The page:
Rage, uninterrupted

Rihan Najib | Updated on January 04, 2019 Published on January 04, 2019

Keeping the fire lit: Among those narrating their accounts of sexual harassment at the workplace are older women   -  THULASI KAKKAT

How the #MeToo movement can sustain its momentum in 2019

In the 2009 film An Education, the teenaged protagonist Jenny Mellor is about to abandon her studies to get married. When her teacher expresses her disapproval, Mellor retorts with a sharp critique of the promise of formal education and the limited future it affords women. “It’s not enough to educate us anymore, Ms Walters. You’ve got to tell us why you’re doing it,” she says.

Written in the context of 1960s England, her words, however, ring just as true for present-day India. And the questions being raised are not just about education, but workspaces too.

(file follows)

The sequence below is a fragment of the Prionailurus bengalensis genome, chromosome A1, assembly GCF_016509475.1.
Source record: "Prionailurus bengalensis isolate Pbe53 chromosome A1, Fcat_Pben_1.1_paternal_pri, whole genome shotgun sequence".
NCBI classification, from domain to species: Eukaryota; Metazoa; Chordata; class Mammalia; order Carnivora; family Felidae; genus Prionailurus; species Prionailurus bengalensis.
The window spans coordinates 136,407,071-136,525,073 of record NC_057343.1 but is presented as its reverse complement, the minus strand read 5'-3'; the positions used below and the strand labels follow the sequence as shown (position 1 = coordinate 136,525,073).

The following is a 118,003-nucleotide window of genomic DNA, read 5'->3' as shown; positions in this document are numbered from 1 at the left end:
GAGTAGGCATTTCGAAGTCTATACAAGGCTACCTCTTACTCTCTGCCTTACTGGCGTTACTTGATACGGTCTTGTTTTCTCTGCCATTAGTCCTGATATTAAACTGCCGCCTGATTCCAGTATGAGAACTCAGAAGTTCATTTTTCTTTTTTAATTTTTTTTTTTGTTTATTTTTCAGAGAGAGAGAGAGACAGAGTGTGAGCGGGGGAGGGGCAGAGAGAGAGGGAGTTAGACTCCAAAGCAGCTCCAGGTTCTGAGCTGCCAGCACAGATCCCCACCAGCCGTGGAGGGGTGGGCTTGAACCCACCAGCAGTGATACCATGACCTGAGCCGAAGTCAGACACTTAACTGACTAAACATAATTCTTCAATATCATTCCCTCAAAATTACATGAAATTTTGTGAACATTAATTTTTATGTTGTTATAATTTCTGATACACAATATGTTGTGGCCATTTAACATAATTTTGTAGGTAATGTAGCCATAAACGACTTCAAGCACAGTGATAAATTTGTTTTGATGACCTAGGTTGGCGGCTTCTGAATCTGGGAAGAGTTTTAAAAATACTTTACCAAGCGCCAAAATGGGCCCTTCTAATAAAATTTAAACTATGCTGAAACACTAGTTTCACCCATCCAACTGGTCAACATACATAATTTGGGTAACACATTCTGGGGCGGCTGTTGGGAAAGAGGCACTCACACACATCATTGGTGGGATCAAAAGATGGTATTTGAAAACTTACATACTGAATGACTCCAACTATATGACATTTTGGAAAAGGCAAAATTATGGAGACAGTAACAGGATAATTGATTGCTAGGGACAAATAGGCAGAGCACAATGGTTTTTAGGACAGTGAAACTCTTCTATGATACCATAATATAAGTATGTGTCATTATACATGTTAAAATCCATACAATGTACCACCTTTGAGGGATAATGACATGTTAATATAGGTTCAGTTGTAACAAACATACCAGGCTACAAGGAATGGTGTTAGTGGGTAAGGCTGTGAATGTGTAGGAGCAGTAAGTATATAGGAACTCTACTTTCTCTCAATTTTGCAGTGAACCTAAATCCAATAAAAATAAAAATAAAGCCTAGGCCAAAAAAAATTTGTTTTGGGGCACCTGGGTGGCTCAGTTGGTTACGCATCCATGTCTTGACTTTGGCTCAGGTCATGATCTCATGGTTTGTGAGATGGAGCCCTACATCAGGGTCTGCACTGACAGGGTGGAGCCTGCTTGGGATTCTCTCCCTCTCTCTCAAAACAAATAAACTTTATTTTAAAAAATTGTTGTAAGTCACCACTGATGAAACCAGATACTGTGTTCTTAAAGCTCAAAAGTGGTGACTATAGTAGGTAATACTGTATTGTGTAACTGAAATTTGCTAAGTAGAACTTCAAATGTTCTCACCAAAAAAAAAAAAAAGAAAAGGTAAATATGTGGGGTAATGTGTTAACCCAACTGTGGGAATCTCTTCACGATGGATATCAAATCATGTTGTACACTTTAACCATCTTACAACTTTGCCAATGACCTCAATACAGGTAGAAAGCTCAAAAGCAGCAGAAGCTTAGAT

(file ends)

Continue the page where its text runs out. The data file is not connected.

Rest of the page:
Mary E John, a professor at the New Delhi-based Centre for Women’s Development Studies (CWDS), has been a close observer of students’ agitations, especially those of women demanding autonomy, safety and equality in university spaces. And she has witnessed the extreme vulnerability faced by young women entering workspaces.

“Look at the #MeToo movement today. Among the loudest voices are older women who have tried to put the past behind them, have left their jobs or changed professions, and have spoken out years later from a position of relative security,” she tells BLink.

The movement, she holds, has foregrounded important conversations about equality at the workplace, while also heralding a new visibility and willingness to believe women’s accounts of trauma.

A heavy cost

In September 2018, the #MeToo movement dominated headlines in India, beginning with former actor Tanushree Dutta accusing her co-actor Nana Patekar of sexually harassing her on the sets of a film in 2008. Shortly after that, writer and poet Mahima Kukreja tweeted about her experience of harassment from fellow comedian Utsav Chakraborty.